Britain’s decision to leave the European Union has changed politics forever in this country. The historic vote has opened up new schisms in British politics and has mobilised a new generation of voters, especially ‘Remain’ voters. Among these ‘Remain’ voters there is a real sense of anger and a feeling that they have been let down by the result. Although this is not the result the Liberal Democrats wanted or campaigned for, this may present them with an opportunity.

The Liberal Democrats are unashamedly pro-European. Leader Tim Farron has already stated the party will fight the 2020 General Election on a platform of reversing Brexit. This will appeal to a decent proportion of the 48% of the country who voted to Remain in the European Union and want to see Brexit avoided at all costs. It opens up opportunities in ‘Remain’ strongholds, particularly in London where the Liberal Democrats lost seats in the 2015 General Election.

Furthermore the ongoing turmoil of the Labour Party creates a space for the Liberal Democrats to exploit. Labour’s move to the left has given the Liberal Democrats a chance to appeal to voters on the centre left who feel alienated by the Labour Party. Some clever political positioning alongside their stance on the EU could enable the Liberal Democrats to quickly recover some ground lost over the last few years.

The Liberal Democrats are showing some signs of recovery, but have yet to achieve anything too dramatic. This may not change anytime soon. However a gradual recovery from a party many thought to be dead should not be scoffed at. It is impossible to predict what will happen next in politics in this country, but maybe just maybe a Liberal Democrat revival is not too far off.

 

 

Russia’s Very Own Turkish Coup

The move by Russia to normalise its relations with Turkey was unexpected. However, it makes perfect sense when one considers Russia’s foreign policy strategy is focused on outmanoeuvring the US and Europe over the refugee and Syria crises.

The tension that had until recently dogged relations between the two nations had been caused by the downing of a Russian jet near Turkey’s border with Syria on 24th November last year. One of the most significant links between this incident and the normalisation of Russo-Turkish relations is that a repeat is now highly unlikely. The strengthening of ties between the two will allow the Russians additional freedom to conduct airstrikes in Syria. Russia is thus in a considerably stronger position to advance its own aims and those of Bashar al-Assad, something which the US and Europe do not want to see.

The significance of Turkey in the current refugee crisis cannot be ignored either. There are approximately 2.75 million refugees currently in Turkey. Russia, like ISIS, has utilised the crisis to destabilise the domestic and foreign affairs of the US and Europe. The normalisation of ties with Turkey will give the Russians increased influence over the fate of the millions of refugees resident there. This spells bad news for a Europe that is already being strained at a political and societal level by both this crisis and Brexit. The EU’s aim of expanding will also have been set back by the normalisation as Turkey had a significant interest in one day joining the EU. It is now highly doubtful that this will happen anytime in the short or medium term future, and once again shows the ease at which Russia is able to outflank the EU at a diplomatic level.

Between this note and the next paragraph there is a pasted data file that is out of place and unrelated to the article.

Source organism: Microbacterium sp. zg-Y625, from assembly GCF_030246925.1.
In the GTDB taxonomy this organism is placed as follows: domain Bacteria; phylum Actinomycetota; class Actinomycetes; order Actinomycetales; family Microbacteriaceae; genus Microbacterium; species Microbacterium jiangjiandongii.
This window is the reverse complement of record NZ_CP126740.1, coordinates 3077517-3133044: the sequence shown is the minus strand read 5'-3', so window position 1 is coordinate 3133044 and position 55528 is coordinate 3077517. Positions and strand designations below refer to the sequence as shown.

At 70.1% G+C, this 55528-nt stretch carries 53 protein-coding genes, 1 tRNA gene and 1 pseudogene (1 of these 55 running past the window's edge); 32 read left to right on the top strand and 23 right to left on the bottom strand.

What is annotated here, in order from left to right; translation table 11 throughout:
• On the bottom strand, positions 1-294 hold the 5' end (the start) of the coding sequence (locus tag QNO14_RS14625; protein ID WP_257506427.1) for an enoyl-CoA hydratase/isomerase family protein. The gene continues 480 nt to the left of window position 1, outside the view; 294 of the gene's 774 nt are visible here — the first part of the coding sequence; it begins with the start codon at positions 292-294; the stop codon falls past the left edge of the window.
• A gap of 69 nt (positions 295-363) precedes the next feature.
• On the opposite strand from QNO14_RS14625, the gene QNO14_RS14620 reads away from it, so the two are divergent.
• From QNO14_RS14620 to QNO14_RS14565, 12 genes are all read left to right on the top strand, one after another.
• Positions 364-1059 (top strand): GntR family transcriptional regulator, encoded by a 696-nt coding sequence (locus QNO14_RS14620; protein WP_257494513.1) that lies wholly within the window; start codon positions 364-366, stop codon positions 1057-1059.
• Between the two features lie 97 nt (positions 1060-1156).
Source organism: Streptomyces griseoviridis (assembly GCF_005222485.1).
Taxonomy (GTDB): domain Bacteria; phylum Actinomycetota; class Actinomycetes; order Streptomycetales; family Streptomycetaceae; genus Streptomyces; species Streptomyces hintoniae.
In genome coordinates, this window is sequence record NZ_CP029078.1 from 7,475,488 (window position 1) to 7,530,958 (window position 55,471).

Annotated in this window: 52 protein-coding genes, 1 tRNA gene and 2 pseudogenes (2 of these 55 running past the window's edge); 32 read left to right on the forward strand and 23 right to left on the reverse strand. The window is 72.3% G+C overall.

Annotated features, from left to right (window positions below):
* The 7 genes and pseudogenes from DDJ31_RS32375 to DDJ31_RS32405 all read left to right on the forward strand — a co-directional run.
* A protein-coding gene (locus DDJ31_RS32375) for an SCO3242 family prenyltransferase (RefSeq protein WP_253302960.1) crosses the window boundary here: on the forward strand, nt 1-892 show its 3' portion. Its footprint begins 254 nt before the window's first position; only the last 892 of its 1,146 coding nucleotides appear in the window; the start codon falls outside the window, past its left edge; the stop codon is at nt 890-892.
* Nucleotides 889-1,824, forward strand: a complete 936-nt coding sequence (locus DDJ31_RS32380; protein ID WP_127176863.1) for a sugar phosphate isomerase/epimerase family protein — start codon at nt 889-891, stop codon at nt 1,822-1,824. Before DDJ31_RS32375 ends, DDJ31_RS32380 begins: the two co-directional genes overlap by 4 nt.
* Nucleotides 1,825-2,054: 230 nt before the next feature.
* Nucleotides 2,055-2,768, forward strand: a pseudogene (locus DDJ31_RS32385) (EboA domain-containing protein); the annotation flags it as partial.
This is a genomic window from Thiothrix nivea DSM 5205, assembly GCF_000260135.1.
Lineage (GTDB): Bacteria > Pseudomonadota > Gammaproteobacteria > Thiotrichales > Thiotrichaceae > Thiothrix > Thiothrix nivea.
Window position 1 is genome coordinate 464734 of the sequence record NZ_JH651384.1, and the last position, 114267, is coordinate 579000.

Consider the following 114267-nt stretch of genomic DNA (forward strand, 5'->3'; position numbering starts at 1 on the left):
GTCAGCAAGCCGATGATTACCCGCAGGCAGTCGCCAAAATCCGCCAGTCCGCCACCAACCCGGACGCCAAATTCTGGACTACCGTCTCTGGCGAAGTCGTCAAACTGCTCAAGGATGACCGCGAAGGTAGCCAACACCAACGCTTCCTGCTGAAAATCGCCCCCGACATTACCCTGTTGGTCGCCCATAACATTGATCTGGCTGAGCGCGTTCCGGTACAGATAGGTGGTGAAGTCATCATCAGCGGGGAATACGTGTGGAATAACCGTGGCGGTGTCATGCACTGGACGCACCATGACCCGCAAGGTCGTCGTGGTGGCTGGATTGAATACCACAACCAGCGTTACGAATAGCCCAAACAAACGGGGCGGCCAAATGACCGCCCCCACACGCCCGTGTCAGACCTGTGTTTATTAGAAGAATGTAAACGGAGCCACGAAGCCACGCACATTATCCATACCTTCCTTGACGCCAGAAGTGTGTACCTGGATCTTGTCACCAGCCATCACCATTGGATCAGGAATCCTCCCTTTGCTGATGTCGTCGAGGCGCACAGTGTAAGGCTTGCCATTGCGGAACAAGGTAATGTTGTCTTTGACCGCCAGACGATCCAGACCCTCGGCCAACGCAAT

Normalisation of relations with Turkey was nothing short of a masterstroke from Russia. It shows that they are still a force to be reckoned with on the world stage, whilst decreasing the likelihood of a solution to the refugee and Syrian crises and the instability in the EU being found. Should the isolationist and unstable Donald Trump capture the White House later this year, Russia’s work to ensure that it becomes one of the dominant powers in Eurasia will be frighteningly close to fruition. The need for greater cohesion and purpose within the EU, and for the West in general over the refugee and Syria crises has never been greater.

The Immigration Debate Will Continue!

Even if Britain opts to ‘Remain’ on Thursday night, the debate about immigration is likely to continue. Immigration has been a key theme throughout the referendum debate and ranks very highly in voter concerns according to a recent poll from Ipsos Mori. A large ‘Leave’ vote, even a losing ‘Leave’ vote will be interpreted as a sign of disillusionment with current government policies on immigration and a signal that the public want a more effective system.

Above all else the British public want an immigration system that they can trust and that they view as fair. A government that repeatedly fails to meet its own immigration targets will not gain trust. Consecutive Conservative manifestos have pledged to bring immigration to the tens of thousands, but according to the latest ONS stats they remain well off that target. Feasibly there is no way that this can be met. The longer the government stands by this promise, the more trust will decline. Politically it is hard for any government to renege on a commitment, but a more considered targeting system, possibly separating skilled and non skilled migration which could be hit would be smarter.

Fairness must also be at the heart of future immigration policy. Immigration has had a disproportionate effect on certain areas of the country and this has caused some strain. A proper migration fund set up to help areas with high migration would be astute. Increasingly this idea is gaining traction with Yvette Cooper the latest to back this move. A contributory welfare system where new arrivals have to pay in before they can take out and rigorous enforcement of the minimum wage ensuring British workers cannot be undercut are also other possible suggestions.

It is not racist to be worried about immigration, nor discuss the topic and there are many legitimate fears which should be tackled and will continue to exist after the referendum. The conversation though must be sensible and reasonable. These reform proposals would not solve the problem overnight but are a decent starting point for debate post-referendum in the event of a ‘Remain’ win. It is time to move from the somewhat hyperbolic language we have seen in recent weeks to the more sensible, reflective and reasonable.